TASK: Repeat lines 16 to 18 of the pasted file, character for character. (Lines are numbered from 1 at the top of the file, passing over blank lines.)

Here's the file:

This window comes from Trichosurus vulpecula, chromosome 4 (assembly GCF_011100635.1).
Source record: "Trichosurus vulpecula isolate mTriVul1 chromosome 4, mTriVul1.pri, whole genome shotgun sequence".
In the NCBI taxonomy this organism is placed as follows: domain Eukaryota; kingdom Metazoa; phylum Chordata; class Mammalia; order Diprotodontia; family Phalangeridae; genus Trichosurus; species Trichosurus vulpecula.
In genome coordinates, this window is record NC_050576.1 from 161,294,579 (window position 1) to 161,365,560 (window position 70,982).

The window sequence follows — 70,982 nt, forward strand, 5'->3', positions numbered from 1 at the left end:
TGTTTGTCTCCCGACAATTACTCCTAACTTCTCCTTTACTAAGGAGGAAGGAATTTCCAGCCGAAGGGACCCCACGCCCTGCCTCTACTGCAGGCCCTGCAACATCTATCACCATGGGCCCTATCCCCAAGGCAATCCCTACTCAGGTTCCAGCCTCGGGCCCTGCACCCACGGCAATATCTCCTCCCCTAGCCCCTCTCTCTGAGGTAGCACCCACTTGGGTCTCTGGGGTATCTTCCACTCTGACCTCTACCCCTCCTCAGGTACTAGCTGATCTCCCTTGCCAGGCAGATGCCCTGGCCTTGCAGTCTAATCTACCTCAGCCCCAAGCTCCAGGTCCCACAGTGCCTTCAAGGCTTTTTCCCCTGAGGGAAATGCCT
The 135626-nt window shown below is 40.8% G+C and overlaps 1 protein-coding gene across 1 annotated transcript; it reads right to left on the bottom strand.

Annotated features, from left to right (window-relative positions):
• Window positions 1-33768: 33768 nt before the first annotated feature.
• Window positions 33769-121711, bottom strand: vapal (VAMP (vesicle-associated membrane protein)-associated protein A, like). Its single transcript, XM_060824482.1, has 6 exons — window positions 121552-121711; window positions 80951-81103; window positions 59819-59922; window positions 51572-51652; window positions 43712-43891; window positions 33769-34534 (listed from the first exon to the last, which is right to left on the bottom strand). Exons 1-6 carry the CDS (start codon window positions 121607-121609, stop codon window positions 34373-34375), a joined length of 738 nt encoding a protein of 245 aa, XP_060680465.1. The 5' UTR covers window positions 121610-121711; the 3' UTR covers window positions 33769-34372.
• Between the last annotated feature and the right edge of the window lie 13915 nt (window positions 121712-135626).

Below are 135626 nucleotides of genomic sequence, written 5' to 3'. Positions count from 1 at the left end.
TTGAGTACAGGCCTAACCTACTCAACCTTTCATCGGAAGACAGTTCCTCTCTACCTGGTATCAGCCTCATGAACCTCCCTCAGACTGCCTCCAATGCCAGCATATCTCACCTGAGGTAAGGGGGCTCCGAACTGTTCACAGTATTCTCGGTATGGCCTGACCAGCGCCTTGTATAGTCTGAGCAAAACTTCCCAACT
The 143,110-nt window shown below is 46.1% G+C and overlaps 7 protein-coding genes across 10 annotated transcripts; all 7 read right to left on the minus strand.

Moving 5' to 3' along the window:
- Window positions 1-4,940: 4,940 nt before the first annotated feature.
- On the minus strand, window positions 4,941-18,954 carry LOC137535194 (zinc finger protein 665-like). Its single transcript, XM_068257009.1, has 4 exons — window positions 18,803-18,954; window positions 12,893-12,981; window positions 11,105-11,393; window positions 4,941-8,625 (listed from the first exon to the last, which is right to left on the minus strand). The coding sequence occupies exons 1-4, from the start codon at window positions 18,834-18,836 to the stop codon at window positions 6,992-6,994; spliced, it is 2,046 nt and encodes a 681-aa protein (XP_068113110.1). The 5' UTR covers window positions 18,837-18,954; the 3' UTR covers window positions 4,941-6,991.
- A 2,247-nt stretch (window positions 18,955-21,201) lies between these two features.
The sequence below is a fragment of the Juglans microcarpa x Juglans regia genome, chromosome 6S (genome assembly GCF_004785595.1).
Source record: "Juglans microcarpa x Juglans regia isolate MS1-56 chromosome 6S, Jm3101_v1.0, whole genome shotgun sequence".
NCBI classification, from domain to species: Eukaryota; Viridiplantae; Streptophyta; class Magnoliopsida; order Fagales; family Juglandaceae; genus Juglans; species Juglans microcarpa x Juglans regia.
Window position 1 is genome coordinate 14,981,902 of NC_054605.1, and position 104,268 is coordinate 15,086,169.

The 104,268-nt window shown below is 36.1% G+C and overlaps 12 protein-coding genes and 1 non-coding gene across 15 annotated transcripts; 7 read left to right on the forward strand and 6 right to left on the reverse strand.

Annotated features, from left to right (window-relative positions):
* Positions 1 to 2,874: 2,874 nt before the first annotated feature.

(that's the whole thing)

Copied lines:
- Window positions 1-4,940: 4,940 nt before the first annotated feature.
- On the minus strand, window positions 4,941-18,954 carry LOC137535194 (zinc finger protein 665-like). Its single transcript, XM_068257009.1, has 4 exons — window positions 18,803-18,954; window positions 12,893-12,981; window positions 11,105-11,393; window positions 4,941-8,625 (listed from the first exon to the last, which is right to left on the minus strand). The coding sequence occupies exons 1-4, from the start codon at window positions 18,834-18,836 to the stop codon at window positions 6,992-6,994; spliced, it is 2,046 nt and encodes a 681-aa protein (XP_068113110.1). The 5' UTR covers window positions 18,837-18,954; the 3' UTR covers window positions 4,941-6,991.
- A 2,247-nt stretch (window positions 18,955-21,201) lies between these two features.